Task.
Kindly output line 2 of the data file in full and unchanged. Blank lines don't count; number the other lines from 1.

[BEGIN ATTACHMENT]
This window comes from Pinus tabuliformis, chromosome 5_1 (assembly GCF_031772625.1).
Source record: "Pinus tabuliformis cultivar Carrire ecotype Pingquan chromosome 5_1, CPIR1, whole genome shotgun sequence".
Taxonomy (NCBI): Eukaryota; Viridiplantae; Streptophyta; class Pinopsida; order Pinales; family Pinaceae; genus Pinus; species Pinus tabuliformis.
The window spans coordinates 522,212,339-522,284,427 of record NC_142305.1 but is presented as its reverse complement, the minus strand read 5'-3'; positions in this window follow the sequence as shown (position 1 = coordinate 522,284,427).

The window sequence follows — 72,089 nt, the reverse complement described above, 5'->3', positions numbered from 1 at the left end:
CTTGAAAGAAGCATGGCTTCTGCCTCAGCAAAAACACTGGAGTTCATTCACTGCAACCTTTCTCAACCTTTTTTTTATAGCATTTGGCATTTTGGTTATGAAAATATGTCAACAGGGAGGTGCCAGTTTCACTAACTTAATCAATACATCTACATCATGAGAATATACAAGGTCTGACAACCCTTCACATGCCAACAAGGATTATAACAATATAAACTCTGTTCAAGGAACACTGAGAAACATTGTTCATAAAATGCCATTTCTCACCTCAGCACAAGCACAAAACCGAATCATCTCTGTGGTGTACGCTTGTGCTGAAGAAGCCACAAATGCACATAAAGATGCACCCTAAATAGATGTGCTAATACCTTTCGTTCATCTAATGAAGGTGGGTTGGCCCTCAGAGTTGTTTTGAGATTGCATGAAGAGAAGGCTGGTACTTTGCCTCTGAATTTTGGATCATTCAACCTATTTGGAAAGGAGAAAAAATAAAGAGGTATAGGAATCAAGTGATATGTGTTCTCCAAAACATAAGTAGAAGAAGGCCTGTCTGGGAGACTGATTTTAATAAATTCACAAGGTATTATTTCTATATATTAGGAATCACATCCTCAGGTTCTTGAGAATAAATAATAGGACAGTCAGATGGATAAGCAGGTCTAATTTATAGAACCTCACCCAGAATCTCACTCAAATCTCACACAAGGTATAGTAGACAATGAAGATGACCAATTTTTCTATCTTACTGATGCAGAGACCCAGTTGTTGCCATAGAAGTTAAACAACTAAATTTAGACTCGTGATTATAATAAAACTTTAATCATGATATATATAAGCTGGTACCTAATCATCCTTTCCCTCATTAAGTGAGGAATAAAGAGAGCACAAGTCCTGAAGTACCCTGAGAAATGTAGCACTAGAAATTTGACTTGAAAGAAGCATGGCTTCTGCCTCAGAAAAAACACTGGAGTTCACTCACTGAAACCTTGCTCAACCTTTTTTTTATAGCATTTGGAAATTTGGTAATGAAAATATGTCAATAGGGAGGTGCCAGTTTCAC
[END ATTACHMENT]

Source record: "Pinus tabuliformis cultivar Carrire ecotype Pingquan chromosome 5_1, CPIR1, whole genome shotgun sequence".